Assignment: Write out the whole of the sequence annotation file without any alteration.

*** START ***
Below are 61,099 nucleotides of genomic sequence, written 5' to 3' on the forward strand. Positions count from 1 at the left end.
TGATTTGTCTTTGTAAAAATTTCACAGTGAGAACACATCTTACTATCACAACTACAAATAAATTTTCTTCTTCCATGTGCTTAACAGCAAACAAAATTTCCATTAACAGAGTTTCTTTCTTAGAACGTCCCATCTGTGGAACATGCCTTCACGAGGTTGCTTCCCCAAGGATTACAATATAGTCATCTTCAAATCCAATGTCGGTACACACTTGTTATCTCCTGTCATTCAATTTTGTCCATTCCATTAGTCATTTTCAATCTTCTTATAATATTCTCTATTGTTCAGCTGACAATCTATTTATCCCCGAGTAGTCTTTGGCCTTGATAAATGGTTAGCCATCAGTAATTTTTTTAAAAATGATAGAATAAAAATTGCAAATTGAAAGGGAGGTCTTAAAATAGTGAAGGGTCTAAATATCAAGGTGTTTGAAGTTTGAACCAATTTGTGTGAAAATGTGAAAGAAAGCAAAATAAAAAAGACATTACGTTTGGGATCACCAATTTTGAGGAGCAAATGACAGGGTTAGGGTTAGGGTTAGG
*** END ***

Below are 61,099 nucleotides of genomic sequence, written 5' to 3' on the forward strand. Positions count from 1 at the left end.
TGATTTGTCTTTGTAAAAATTTCACAGTGAGAACACATCTTACTATCACAACTACAAATAAATTTTCTTCTTCCATGTGCTTAACAGCAAACAAAATTTCCATTAACAGAGTTTCTTTCTTAGAACGTCCCATCTGTGGAACATGCCTTCACGAGGTTGCTTCCCCAAGGATTACAATATAGTCATCTTCAAATCCAATGTCGGTACACACTTGTTATCTCCTGTCATTCAATTTTGTCCATTCCATTAGTCATTTTCAATCTTCTTATAATATTCTCTATTGTTCAGCTGACAATCTATTTATCCCCGAGTAGTCTTTGGCCTTGATAAATGGTTAGCCATCAGTAATTTTTTTAAAAATGATAGAATAAAAATTGCAAATTGAAAGGGAGGTCTTAAAATAGTGAAGGGTCTAAATATCAAGGTGTTTGAAGTTTGAACCAATTTGTGTGAAAATGTGAAAGAAAGCAAAATAAAAAAGACATTACGTTTGGGATCACCAATTTTGAGGAGCAAATGACAGGGTTAGGGTTAGGGTTAGG